What does ESP stand for?
Emulsion Splitting Process.
Why would I use an ESP system?
When the waste stream is such that it cannot be discharged to a POTW or to ground because of dissolved metals or other hazardous materials in the waste stream.
What is an ESP system?
The ESP systems are flocculation and encapsulation batch systems designed to remove suspended solids in the form of metals, inks and dyes, penetrates, emulsified oils and organic materials that are part of a waste stream.
Is the system automated?
Yes, the system is PLC operated and fully automated, monitoring of all of its critical functions and consumables. When the system needs attention, it will alert operators.
Can I recycle with an ESP system?
Yes, recycling is an option with the ESP. The system can be set up with storage tanks and an oxidation system to collect and post-treat and redeliver to a washer or a processor.
Ink waste streams are high in solids. Can these be treated effectively?
If the waste stream to be treated has a high solids content, the system would be set up to use the product water to dilute the influent stream to ease the treatment process automatically.
What about strong bonded metals such as chromium 6? Can they be encapsulated?
Certain waste streams will need to be processed to reduce their potential. For instance, chromium 6 will be reduced to chromium 3 prior to being encapsulated. Cyanide waste streams will be reduced to cyanate, then the stream can be treated. RGF has the capability to treat these types of waste streams.
How do dispose of the used clay?
The contaminants that were in the wastewater are now encapsulated in the clay making them harmless. The clay contains various polymers that holds the contaminants in a non-leachable form. This process will make a previously hazardous waste stream safe for disposal. An on-site TCLP test should be performed to confirm and demonstrate this.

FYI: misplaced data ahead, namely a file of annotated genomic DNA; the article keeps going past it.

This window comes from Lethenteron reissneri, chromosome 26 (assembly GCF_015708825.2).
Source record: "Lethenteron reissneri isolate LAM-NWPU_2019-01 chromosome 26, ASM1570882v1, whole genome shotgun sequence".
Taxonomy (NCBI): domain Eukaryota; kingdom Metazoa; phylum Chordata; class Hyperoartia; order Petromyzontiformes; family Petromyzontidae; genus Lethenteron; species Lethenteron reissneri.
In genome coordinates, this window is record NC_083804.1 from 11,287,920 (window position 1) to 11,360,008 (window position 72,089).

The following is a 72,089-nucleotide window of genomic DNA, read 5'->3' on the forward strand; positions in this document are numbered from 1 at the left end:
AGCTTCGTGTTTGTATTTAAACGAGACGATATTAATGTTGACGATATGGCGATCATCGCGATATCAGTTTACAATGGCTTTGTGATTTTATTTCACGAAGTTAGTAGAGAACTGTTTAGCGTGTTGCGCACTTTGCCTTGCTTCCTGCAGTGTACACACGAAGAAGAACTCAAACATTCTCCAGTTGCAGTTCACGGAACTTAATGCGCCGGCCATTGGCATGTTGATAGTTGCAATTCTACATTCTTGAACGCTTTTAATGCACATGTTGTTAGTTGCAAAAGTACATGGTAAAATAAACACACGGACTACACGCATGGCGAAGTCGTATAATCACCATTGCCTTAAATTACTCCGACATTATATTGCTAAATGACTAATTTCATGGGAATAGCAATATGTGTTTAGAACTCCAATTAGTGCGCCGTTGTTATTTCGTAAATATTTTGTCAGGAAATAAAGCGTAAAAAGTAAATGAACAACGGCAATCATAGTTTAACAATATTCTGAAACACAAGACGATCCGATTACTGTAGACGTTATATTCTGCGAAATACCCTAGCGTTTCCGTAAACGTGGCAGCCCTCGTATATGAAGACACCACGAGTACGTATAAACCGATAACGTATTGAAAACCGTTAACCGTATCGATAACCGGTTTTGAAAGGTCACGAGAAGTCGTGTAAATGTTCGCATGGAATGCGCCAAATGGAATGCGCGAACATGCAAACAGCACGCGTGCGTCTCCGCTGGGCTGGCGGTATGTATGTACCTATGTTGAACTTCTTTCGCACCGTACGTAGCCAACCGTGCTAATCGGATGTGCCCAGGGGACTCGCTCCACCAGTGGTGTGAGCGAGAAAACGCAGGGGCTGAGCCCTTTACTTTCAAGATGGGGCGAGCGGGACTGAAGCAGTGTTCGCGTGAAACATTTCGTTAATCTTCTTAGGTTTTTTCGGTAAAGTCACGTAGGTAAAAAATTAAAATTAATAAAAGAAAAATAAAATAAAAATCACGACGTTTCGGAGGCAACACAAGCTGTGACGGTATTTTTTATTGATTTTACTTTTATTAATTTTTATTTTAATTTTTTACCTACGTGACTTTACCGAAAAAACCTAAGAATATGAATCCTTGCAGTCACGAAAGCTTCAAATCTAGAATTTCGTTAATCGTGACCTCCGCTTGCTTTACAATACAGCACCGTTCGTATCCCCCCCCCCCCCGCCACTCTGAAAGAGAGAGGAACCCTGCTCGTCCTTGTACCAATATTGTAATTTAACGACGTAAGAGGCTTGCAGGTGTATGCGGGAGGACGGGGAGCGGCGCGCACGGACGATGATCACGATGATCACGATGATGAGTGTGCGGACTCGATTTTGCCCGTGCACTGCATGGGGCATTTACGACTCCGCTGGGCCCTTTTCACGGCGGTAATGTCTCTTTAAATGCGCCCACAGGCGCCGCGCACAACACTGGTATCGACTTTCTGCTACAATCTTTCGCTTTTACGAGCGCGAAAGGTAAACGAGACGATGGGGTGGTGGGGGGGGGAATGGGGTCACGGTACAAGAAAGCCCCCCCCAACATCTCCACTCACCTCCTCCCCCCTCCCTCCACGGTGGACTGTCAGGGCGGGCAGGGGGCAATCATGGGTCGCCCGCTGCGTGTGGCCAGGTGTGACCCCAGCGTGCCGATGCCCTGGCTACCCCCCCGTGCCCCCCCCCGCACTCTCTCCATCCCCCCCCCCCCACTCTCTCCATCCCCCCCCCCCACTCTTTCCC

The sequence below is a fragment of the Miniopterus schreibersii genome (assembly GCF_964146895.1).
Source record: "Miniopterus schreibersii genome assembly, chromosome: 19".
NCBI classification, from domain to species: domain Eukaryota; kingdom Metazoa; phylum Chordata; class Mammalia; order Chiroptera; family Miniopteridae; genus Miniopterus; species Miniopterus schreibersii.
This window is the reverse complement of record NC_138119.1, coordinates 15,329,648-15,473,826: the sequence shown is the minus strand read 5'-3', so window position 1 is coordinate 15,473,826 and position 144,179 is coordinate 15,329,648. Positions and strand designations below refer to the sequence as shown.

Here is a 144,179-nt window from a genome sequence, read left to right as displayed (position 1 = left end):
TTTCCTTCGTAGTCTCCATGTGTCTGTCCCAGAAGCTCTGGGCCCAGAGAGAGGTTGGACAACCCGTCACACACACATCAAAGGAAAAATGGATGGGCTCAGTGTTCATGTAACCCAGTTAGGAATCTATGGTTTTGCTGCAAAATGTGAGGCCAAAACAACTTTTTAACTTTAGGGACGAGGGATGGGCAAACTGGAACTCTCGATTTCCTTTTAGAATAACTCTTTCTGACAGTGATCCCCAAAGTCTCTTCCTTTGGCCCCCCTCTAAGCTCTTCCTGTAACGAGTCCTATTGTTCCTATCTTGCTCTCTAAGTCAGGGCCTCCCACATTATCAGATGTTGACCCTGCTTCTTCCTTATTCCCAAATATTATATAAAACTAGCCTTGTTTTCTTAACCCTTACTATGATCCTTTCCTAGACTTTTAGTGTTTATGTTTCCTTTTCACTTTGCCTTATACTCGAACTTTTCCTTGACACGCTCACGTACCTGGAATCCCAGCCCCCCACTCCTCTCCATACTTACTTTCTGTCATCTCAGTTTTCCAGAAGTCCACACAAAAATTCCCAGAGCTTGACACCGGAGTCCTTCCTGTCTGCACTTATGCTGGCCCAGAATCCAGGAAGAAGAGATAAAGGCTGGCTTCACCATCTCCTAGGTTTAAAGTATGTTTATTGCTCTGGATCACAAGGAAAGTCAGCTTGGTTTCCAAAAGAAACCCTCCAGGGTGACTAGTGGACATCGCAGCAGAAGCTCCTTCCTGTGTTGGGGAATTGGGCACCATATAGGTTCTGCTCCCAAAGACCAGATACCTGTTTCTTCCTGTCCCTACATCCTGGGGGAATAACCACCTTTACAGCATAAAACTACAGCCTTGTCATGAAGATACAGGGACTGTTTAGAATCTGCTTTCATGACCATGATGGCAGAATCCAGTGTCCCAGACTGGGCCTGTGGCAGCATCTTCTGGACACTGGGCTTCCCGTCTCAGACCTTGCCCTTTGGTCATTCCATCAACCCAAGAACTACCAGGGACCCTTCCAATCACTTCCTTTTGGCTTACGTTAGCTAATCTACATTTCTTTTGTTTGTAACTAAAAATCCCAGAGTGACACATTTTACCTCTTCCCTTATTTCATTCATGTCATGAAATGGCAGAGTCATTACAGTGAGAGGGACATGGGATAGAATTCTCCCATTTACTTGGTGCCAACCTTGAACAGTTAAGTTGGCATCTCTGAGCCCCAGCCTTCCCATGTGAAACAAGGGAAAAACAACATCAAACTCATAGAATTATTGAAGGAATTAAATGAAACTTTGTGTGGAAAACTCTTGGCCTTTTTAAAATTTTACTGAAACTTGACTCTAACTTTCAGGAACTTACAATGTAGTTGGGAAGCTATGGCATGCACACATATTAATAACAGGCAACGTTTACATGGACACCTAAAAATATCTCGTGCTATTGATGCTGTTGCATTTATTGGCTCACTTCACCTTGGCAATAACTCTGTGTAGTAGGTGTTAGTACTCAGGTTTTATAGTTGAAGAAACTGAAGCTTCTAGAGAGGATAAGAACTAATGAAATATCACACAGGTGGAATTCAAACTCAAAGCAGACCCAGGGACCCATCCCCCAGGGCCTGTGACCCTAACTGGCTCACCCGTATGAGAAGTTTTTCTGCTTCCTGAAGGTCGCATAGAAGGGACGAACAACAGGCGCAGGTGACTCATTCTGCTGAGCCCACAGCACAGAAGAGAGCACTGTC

Where do I purchase the encapsulant (clay)?
The QF Series Encapsulant is purchased through RGF or its distributors. It is packaged in 50-pound bags.
How do I know if my waste stream is a candidate for ESP?
Send us a water sample. We will test the sample in our lab and determine if your waste stream meets the criteria. We will also provide costs of operation and return on capital investment.
How much water can the ESP Systems treat?
Three systems are available with batch treatment capacities of, 500, 800 and 1,200 gallons per hour.
What is the system constructed of?
All of the components that are in contact with the waste stream are constructed of PVC, polyethylene and stainless steel. This ensures that the system will provide many years of corrosion-free service.
What maintenance is required?
The most important requirement is for the operator to make sure there is always enough clay and filter paper in the unit. The unit has a fresh water sprayer in the process tank. This washes down any remaining residue on the walls of the tank after each batch treatment, thereby reducing maintenance.